Transcribed from A Standard History of Kansas and Kansans, written and compiled by William E. Connelley, Chicago : Lewis, 1918. 5 v. (lvi, 2731 p., [228] leaves of plates) : ill., maps (some fold.), ports. ; 27 cm.

Andrew J. Howell

ANDREW J. HOWELL, postmaster and merchant at Virgil, has a particularly large personal following throughout Greenwood County because of the many years he spent as a teacher in the public schools. While few school men become wealthy, it is doubtful if any occupation or vocation has more enduring satisfaction in respect to the value of the service rendered humanity. Mr. Howell was a hard working and conscientious teacher, and there are hundreds of his old pupils, grown to manhood and womanhood, who have an affectionate regard for his memory and delight in his present posterity.

Though he has lived in Kansas since early boyhood Mr. Howell was born in Daviess County, Indiana, October 7, 1863. His Howell ancestors came originally out of France and settled in Virginia. His father, C. H. Howell, was born in Virginia in 1828, but when a boy the family removed to Daviess County, Indiana, where he grew up and married. He lived on a farm in Indiana, but in 1872 came to Quincy Township in Greenwood County, near Virgil, and developed a tract of land from its primeval condition. He died at Virgil January 8, 1891. In politics he was a democrat. His wife, whose maiden name was Sarah Elzick, was born in 1841, and died in Daviess County, Indiana, in 1866. Their children were: Emma, wife of J. L. Sharp, a blacksmith at Virgil, Kansas; Thomas, a lumber dealer in Arkansas; Rhoda E., wife of Charles S. Jones, a bookkeeper for a lumber company in Arkansas; and Andrew J.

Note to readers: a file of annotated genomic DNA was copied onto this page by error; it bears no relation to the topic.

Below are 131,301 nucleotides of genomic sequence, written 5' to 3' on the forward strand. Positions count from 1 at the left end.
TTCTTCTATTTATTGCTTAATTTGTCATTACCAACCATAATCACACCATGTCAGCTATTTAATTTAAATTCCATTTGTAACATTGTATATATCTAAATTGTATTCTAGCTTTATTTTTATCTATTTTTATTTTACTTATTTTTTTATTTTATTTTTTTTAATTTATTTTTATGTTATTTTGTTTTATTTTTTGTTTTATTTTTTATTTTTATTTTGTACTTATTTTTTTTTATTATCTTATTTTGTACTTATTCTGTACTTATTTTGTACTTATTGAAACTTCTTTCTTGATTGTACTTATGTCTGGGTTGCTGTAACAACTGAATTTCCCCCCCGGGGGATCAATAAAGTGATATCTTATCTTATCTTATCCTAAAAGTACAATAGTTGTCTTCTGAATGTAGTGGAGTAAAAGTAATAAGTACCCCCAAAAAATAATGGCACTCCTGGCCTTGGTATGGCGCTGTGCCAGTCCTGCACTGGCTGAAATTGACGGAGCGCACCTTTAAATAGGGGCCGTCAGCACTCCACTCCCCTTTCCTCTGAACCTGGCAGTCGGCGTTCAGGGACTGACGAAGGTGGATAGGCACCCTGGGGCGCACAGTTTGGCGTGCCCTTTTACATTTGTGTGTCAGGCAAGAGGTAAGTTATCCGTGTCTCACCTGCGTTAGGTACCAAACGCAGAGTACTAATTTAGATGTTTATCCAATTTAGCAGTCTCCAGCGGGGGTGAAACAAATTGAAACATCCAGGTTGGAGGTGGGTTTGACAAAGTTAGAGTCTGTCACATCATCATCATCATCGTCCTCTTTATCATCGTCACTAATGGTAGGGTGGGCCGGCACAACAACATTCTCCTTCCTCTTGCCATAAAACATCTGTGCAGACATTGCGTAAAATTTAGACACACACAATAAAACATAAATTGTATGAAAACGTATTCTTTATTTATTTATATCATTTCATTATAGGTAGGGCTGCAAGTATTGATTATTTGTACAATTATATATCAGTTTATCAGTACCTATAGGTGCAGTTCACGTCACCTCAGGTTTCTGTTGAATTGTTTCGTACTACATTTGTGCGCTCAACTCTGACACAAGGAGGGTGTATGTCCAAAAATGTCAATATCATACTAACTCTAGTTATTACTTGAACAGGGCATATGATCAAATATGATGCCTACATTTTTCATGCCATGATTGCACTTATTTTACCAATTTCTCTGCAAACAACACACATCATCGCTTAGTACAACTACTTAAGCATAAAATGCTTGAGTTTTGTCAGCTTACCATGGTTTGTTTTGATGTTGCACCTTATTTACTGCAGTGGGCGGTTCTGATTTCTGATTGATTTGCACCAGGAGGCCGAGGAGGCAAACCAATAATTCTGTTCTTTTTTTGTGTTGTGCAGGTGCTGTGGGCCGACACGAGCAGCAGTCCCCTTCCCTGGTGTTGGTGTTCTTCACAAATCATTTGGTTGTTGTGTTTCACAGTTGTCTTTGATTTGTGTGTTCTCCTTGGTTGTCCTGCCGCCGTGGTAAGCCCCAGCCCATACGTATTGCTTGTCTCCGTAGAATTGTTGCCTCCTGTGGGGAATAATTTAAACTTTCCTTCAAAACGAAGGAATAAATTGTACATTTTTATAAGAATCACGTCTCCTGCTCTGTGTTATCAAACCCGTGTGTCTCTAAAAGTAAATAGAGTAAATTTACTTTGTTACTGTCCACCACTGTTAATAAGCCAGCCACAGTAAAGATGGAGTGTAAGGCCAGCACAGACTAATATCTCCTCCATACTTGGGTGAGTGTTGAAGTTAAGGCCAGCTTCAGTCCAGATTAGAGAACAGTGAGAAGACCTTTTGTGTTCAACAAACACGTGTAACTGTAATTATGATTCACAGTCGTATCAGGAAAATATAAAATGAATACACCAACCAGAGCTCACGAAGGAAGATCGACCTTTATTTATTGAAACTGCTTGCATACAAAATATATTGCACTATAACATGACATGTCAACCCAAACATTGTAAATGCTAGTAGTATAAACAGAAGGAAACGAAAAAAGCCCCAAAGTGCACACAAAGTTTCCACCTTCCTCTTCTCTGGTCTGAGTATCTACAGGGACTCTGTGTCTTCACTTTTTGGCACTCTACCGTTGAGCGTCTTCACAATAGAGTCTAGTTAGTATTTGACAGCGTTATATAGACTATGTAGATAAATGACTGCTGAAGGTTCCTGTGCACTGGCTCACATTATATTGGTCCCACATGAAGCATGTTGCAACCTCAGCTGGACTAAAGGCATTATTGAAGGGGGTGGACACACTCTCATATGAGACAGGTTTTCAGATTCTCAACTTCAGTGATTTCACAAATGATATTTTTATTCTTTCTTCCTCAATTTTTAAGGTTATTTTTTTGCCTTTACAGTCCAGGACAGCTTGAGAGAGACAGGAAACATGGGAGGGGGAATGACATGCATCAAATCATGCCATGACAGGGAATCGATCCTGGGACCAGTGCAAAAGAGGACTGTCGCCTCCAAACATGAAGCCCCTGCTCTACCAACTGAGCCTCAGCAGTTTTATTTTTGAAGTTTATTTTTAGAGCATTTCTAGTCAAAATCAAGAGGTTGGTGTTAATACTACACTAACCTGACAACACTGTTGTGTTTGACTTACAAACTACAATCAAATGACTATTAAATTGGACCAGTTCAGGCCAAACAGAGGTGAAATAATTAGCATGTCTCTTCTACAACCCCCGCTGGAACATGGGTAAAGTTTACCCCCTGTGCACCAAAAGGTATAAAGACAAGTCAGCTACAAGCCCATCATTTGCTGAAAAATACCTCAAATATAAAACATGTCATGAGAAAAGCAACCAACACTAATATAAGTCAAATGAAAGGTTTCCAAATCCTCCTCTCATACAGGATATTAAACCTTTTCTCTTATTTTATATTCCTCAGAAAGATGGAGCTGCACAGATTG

Beginning his education in Indiana, Andrew J. Howell continued to avail himself of the advantages of the rural schools of Greenwood County, and at the age of eighteen taught his first term of school in that county. Some years later, during the school year of 1889-1890, he attended Baker University. Altogether Mr. Howell taught in the rural districts for twenty-eight years. During Cleveland's two administrations he served as postmaster of Virgil and on January 1, 1914, was again appointed to that office under President Wilson.

In 1912 Mr. Howell engaged in the general merchandise business at Virgil and now has one of the best stocks and most liberally patronized stores in that town. He draws his trade from a country in a radius of five miles around Virgil, and some of his patrons live as far away as fourteen miles. He has an extended acquaintance in nearly all sections of Greenwood County and is a man whose integrity is accepted without question.

He is a democrat, and among other positions has served as township trustee and is now clerk of the Consolidated High School Board. He is a member of the United Brethren Church, is past noble grand of Virgil Lodge No. 435, Independent Order of Odd Fellows, was formerly secretary of the Rebekahs, and for eight years, until 1916, was president of the Knights and Ladies of Security No. 35 at Virgil.

Mr. Howell owns one of the comfortable homes of Virgil on Main Street. On November 25, 1896, in this town, he married Miss Sarah Driver, daughter of L. B. and Mahala Driver. Her parents are now living retired at Virgil, her father having been an active railway man and now owns a farm. Mr. and Mrs. Howell have one child, Ruie A., who is a member of the sophomore class of the State Normal School at Emporia.

A Standard History of Kansas and Kansans, written and compiled by William E. Connelley, Secretary of the Kansas State Historical Society, Topeka. Chicago: Lewis Publishing Company, copyright 1918; transcribed 1997.